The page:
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Charlotte Amalie
Tuesday, September 22, 2020
Home Community Health & Wellness Department of Health: September Is Childhood Obesity Awareness Month

Department of Health: September Is Childhood Obesity Awareness Month

The CDC says the high risk of diabetes and obesity U.S. children face can be mitigated by more availability of fresh, local produce like these local fruits and vegetables (Gerard Sperry photo)
The CDC says the high risk of diabetes and obesity U.S. children face can be mitigated by more availability of fresh, local produce like these local fruits and vegetables (Gerard Sperry photo)

The Division of Chronic Disease and Prevention is encouraging families to adopt healthy habits that can prevent and reduce childhood obesity and promote good health.

September is recognized as National Childhood Obesity Awareness Month to highlight the prevalence of childhood obesity; address its impact; and provide resources and support for families in assessing, preventing and treating childhood obesity, according to the V.I. Department of Health.

There is compelling evidence that childhood obesity threatens the health and wellbeing of children globally, nationally and locally. According to the Centers for Disease Control and Prevention (CDC), 1 in 5 (approximately 13.7 million) children and adolescents in the United States are affected by childhood obesity. The USVI 2017 Youth Risk Behavior Survey (YRBS) found that 37.2 percent of U.S. Virgin Islands high school students were overweight or obese, which aligns with national trends. Furthermore, national data shows that Blacks and Hispanics have higher obesity rates than other racial and ethnic groups making the USVI’s population more susceptible to higher rates.

Childhood obesity occurs when a child has exceeded the healthy weight for his or her height and age. It is determined using Body Mass Index (BMI) percentiles that compare children of the same age and sex, which is different from the diagnosis of adult obesity. As such, childhood obesity is more difficult to determine and may require consultation with a healthcare professional.

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The main causes of childhood obesity are behavioral factors such as physical inactivity and unhealthy eating habits. The 2017 Youth Risk Behavior Survey data also revealed that 21.2 percent of high school students were classified as obese. Also, a large proportion of students did not consume fruits and vegetables regularly or engage in daily physical activity, which corresponds to the high childhood obesity prevalence in the territory.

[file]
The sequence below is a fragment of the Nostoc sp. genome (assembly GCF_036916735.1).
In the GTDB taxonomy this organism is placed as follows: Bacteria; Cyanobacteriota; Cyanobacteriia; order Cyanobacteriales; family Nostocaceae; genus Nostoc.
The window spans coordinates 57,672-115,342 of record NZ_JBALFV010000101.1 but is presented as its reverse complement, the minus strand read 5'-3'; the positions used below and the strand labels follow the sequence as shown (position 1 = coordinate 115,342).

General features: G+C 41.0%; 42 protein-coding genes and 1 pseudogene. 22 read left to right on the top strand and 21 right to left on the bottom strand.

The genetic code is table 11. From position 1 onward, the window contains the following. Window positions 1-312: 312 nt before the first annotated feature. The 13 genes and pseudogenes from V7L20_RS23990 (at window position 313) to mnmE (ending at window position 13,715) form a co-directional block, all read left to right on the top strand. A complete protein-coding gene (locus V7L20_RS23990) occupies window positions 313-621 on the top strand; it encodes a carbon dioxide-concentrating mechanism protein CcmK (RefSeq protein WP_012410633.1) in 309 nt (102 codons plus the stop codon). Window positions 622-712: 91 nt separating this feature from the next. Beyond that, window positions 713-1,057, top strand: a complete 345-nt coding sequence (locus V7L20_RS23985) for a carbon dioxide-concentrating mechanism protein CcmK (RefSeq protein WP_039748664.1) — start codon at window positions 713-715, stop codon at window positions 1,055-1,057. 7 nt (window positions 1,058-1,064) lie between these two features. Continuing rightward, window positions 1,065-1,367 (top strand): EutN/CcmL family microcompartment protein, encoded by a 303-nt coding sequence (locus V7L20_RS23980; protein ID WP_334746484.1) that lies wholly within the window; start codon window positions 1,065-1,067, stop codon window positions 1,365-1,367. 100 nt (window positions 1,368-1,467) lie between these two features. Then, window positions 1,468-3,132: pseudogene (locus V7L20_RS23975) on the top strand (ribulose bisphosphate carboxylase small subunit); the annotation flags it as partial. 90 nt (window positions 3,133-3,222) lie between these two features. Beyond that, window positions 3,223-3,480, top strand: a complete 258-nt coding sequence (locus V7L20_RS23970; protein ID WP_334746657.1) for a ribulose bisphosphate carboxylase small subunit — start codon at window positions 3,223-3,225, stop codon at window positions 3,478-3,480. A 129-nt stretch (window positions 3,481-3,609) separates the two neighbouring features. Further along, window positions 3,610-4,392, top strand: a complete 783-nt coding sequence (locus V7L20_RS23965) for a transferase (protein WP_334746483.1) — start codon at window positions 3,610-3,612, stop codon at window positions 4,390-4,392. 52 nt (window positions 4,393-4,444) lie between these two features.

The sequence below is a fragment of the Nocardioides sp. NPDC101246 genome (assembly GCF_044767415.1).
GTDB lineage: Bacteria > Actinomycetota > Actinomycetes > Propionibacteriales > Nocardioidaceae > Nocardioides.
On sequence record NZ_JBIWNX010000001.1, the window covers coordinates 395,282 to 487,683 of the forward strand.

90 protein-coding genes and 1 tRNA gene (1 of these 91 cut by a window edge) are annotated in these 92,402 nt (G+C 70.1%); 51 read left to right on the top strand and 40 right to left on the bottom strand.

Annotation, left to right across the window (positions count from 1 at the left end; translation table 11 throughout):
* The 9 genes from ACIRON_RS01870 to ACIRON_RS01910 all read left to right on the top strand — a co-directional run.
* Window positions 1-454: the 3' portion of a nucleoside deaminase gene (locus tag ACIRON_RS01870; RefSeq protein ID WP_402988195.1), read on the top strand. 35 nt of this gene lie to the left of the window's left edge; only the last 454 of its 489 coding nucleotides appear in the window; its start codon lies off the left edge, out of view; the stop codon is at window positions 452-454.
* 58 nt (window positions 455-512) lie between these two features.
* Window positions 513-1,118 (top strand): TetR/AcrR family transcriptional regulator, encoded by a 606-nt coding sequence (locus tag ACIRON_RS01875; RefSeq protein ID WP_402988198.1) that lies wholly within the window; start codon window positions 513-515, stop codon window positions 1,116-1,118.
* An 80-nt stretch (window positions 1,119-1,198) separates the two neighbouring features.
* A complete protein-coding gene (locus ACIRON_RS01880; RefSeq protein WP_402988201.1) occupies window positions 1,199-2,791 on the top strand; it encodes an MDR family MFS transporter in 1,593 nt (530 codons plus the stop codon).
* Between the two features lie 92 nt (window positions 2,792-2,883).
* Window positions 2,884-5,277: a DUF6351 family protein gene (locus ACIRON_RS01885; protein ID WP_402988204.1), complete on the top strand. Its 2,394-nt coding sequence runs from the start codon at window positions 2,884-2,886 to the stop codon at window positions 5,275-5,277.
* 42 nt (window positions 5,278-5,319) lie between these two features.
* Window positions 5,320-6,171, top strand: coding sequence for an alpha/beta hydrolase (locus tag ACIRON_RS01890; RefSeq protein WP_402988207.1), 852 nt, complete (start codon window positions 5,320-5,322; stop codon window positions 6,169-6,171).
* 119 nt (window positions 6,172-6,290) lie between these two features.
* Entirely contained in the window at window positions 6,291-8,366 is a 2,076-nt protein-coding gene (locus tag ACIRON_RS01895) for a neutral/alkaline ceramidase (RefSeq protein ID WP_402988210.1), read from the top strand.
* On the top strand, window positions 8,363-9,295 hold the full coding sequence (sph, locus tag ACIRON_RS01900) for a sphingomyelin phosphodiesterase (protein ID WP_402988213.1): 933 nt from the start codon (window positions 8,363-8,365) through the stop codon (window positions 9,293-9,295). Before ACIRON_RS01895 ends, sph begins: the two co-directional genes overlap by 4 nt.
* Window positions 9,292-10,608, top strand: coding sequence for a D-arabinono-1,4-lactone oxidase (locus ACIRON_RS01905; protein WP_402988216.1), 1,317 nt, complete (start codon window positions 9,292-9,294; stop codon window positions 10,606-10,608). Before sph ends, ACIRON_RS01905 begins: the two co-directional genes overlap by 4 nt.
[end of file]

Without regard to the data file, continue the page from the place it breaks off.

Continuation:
Lowering obesity rates in children requires a whole-family approach. Lifestyle behaviors such as healthy eating and physical activity are more likely to be sustained when all family members are involved.

Research shows that childhood obesity continues into adulthood: therefore, it is critical to intervene at an early age. Children who are overweight and obese are at an increased risk of chronic disease development during childhood and adulthood. Obesity-related diseases include high blood pressure, type 2 diabetes, high cholesterol, stroke, asthma and some cancers.

Overweight and obese children also experience psychological problems such as low self-esteem, depression, social isolation, and anxiety, which can affect their quality of life and school performance. Listed below are some lifestyle behaviors that are easy to implement and can have lasting health benefits for children. Small changes can lead to great results.

Childhood Obesity Prevention Strategies

  • Increase physical activity (60 minutes per day is recommended)

o Examples of activities include running, jumping rope, skipping, swimming, dancing, climbing trees, playing tug-of-war, hopscotch, basketball and tennis.

  • Reduce sedentary behaviors such as television viewing and electronic games

o Limit screen time to no more than two hours a day

  • Develop healthy eating habits

o Increase the consumption of nutritious foods (fruits, vegetables, and whole-grain products) that are low in sugar and saturated fat

o Increase water consumption and limit sugary drinks

o Choose poultry, fish, lean meats and beans for protein

  • Ensure children get adequate amounts of sleep
  • Talk to your child’s doctor about his or her weight status

More information on dietary and physical activity guidelines can be found at https://health.gov/our-work/food-nutrition/2015-2020-dietary-guidelines/guidelines/ and https://health.gov/our-work/physical-activity/current-guidelines

Upcoming Activities:

Due to the COVID-19 pandemic and Governor Bryan’s “Stay-at-Home” mandate, all activities will be conducted virtually.

  1. Virtual Physical Activity for Families via JAM (Jump and Move) Sessions
  • September 5

Cardio Saturday

o Families are encouraged to walk out or wheel out

  • September 12: Socaerobics
  • September 19: Kids’ HIIT Workout (Strengthening/Core)
  • September 26: Kick Boxing
  1. Virtual Healthy Cooking Classes for Families
  • September 10
  • September 24
  1. Throughout the month of September, the DOH will feature childhood obesity messages on social media (Facebook and Twitter).

For more information about the upcoming activities, contact Lyña Fredericks at [email protected] or 774-7477 ext. 5675. Information is also available at https://doh.vi.gov/.

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